Accessibility links

Breaking News

Russia: Rumors, Theories Still Swirl Around Beslan Tragedy

A Russian intraparliamentary commission charged with investigating last month's school hostage massacre in Beslan recently returned from the city. The commission's official report is not due to be made public until the end of its investigation, which may continue for at least another six months. Meanwhile, unsubstantiated theories and rumors continue to swirl around the siege, during which 340 people, nearly half of them children, were killed, according to official figures.

Prague, 26 October 2004 (RFE/RL) -- Seven weeks after the Beslan school siege in North Ossetia, questions linger about what exactly happened and whether the ensuing bloodbath could have been avoided with better planning and training.

The tragedy continues to preoccupy the Russian press, with media outlets publishing and broadcasting inflammatory reports, most of them largely unsubstantiated. But local residents' mistrust of the authorities and their grief over the loss of loved ones in the massacre appear to be causing an almost insatiable appetite for such stories.

Last week, the Moscow weekly "Versiya" published an article from Beslan claiming that the number of people killed in the tragedy may be much higher than the official death toll.

One of the authors of the Versiya" article, Radoslav Shishov told RFE/RL that the shadow of the tragedy hangs over Beslan. "I have the impression of Beslan as a town overwhelmed by death," he said. "Before a person comes to Beslan itself, he passes a cemetery, this memorial cemetery, where the victims of the tragedy are buried. This sense begins in this place. When you see this cemetery, you understand that doubts about the credibility of the information on TV or radio are justifiable."

He said the article in "Versiya" was triggered by doubts many in Beslan share about the official death toll. "It is enough to count the graves in the cemetery and to see people still burying the members of their families to doubt the official version," Shishov said. "I think it will become clear in the end that no less than 1,000 people died. I hope that our authorities will tell the truth because the only request we, the journalists of 'Versiya,' had from people was one: 'Tell the truth about us.'"
"It is enough to count the graves in the cemetery and to see people still burying the members of their families to doubt the official version."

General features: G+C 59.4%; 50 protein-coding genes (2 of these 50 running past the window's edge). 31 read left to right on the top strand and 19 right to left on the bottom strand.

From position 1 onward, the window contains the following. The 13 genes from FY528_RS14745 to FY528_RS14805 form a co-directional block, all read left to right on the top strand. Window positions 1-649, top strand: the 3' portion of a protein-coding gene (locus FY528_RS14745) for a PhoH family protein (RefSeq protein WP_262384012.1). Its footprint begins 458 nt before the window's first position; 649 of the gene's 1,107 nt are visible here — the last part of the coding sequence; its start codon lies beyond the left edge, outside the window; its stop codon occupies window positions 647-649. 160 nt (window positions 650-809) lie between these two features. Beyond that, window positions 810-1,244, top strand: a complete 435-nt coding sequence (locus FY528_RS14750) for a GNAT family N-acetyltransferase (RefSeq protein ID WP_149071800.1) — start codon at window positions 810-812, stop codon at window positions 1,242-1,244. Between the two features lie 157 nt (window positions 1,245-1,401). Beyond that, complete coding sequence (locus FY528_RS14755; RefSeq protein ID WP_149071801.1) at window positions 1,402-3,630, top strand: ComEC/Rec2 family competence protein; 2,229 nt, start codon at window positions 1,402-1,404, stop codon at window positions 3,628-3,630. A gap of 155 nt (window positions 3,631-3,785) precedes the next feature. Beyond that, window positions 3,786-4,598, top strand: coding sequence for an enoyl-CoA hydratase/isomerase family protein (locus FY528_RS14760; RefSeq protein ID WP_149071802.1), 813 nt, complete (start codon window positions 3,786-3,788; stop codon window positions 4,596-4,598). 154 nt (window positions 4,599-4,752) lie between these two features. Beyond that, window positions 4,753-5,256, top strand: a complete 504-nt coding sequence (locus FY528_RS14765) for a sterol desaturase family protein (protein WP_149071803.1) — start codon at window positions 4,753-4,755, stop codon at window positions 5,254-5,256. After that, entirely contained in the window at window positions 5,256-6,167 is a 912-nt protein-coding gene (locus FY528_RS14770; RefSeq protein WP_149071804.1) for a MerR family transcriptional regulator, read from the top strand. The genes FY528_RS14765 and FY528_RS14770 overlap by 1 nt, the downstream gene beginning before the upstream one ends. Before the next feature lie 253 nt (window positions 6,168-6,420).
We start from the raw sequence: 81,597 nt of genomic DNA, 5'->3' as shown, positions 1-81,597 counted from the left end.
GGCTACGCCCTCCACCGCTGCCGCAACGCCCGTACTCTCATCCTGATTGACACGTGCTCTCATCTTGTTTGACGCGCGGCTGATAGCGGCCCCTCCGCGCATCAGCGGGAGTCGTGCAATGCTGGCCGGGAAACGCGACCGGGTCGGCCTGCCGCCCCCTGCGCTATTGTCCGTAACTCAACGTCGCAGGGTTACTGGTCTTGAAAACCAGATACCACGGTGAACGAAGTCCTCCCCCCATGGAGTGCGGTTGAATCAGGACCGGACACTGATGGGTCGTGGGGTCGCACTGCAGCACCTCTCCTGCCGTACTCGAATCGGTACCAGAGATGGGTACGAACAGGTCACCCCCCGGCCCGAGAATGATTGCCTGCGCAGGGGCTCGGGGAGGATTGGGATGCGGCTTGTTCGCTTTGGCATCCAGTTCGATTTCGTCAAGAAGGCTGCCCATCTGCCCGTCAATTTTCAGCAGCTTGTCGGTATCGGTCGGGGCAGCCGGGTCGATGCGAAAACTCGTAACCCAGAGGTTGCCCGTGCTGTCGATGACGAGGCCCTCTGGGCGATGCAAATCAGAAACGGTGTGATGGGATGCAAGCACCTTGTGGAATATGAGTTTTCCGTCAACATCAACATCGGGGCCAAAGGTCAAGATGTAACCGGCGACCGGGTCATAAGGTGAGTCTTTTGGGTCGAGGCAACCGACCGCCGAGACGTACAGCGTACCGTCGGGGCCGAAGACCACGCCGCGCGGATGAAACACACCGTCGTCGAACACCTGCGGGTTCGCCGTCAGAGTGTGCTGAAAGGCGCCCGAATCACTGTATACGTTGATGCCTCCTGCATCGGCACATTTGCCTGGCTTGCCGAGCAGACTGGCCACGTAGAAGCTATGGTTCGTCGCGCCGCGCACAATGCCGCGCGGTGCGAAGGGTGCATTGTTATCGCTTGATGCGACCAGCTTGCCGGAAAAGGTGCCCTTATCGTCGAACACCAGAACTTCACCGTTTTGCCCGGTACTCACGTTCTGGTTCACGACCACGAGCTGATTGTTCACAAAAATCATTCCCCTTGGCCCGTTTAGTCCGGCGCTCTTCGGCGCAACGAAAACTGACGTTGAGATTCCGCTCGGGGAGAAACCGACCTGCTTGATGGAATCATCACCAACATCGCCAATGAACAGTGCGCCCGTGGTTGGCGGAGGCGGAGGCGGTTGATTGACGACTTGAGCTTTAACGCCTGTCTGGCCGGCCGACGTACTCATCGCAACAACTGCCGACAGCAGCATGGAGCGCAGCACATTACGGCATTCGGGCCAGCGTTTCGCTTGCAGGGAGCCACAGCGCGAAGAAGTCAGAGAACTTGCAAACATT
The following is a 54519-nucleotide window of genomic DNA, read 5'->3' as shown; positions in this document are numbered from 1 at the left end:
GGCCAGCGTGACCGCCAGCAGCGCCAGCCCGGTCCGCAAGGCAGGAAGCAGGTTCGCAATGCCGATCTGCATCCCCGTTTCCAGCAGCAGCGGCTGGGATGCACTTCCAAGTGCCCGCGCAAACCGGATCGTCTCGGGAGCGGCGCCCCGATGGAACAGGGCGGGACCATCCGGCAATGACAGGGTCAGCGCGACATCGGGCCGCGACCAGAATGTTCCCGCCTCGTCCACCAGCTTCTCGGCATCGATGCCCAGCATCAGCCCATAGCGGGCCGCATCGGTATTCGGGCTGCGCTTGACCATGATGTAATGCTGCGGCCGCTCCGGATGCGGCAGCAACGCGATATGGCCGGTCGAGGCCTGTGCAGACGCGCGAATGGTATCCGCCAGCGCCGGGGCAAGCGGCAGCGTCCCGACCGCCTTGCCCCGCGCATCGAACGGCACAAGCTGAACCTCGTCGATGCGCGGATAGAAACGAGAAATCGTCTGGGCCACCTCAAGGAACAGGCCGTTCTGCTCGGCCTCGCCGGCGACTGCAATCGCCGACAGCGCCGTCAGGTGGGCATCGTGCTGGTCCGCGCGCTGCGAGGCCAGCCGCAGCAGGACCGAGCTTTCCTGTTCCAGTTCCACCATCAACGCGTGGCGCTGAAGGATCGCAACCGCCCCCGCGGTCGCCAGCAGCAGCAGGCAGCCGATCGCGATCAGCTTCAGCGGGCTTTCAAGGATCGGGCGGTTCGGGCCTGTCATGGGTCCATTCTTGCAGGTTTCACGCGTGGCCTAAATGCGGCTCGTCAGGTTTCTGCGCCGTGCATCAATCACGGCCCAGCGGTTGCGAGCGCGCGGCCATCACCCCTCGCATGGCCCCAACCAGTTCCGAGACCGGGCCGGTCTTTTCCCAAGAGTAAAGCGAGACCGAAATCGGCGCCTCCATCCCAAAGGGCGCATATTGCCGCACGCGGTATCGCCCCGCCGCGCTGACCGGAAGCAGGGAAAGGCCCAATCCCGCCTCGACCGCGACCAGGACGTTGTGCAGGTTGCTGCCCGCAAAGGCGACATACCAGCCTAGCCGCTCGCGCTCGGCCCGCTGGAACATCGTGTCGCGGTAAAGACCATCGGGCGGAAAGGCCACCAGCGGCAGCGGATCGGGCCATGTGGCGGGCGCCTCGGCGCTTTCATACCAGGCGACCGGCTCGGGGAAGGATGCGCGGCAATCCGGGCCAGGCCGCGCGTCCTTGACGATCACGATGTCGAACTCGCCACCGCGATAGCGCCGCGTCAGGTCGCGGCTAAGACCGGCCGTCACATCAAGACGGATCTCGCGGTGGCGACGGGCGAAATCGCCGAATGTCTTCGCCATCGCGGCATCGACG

Officially, 340 people died in the Beslan siege. A statement attributed to Chechen field commander Shamil Basaev claimed responsibility for the hostage taking.

In the "Versiya" article of 20 October, unnamed officials are quoted as saying that, on the day after the assault, a morgue in Vladikavkaz where the bodies of many of those killed people were taken issued 650 death certificates. The article in "Versiya" offers no further evidence to back up its claim.

Shishov said few local residents believe the official version of events and want the Russian authorities to accept that what happened in Beslan is one of the biggest tragedies in the history of post-Soviet Russia.

The BBC's Russian Service recently quoted Arkadii Baskaev, a member of the Russian intraparliamentary commission investigating the Beslan seige, as saying that heavy weapons -- including tanks, rocket-propelled grenades, and even flamethrowers -- were used in the assault against the hostage takers. It is unclear, however, at what stage of the assault such weapons may have been used.

The head of the commission, Federation Council Deputy Speaker Aleksandr Torshin, acknowledges that many Russian newspapers publish articles strongly disputing the official death toll, but that most have no credibility.

"You know, there are many articles, not only in 'Versiya.' If we decided to investigate them all, we would have to forget our work and talk only with journalists. Maybe in the near future, somebody will write something else. But we aren't closing our eyes to these publications, either," Torshin said.

He said the commission will listen to all the rumors and investigate those theories that may contain some "grains of evidence." He said it is not unusual for participants in such dramatic incidents to have completely different recollections of the same events.

Another member of the commission, Vladimir Fiodorov, said the commission is working on the case every day and holding frequent meetings to hear the latest reports by officials or working groups.

Aleksei Malashenko, an analyst with the Carnegie Moscow Center, said the conflicting theories and rumors are evidence that people don't trust the authorities and that the government itself has not done a good job of being open with the public.

Malashenko said the biggest problem is the lack of a civil society in Russia. "Such differences of opinion wouldn't exist in case of a normal civil society able to demand from the authorities -- from the state as a whole -- solid information, solid data, and information about who is to blame," he said.

Meanwhile, those local residents who witnessed the tragedy pin the biggest share of the blame on the incompetence of local authorities.

German Rivazov was at the school during the tragedy and helped to carry the wounded from the building. "People with stretchers were getting deeper into the building than local police," he said. "The actions of the local police were, on the whole, a disaster. I knew that they were not trained, not competent, but I couldn't imagine to such a degree."

He claimed that local police panicked during the siege. "They clearly had no idea at whom they were shooting -- or why," he said. "Militants were shooting from the building, and local policemen were shooting like crazy at the direction of some trees and that's all."

(RFE/RL's Russian Service contributed to this report.)

[For full coverage on the recent wave of terror attacks in Russia, see RFE/RL's webpage on "Terror In Russia".]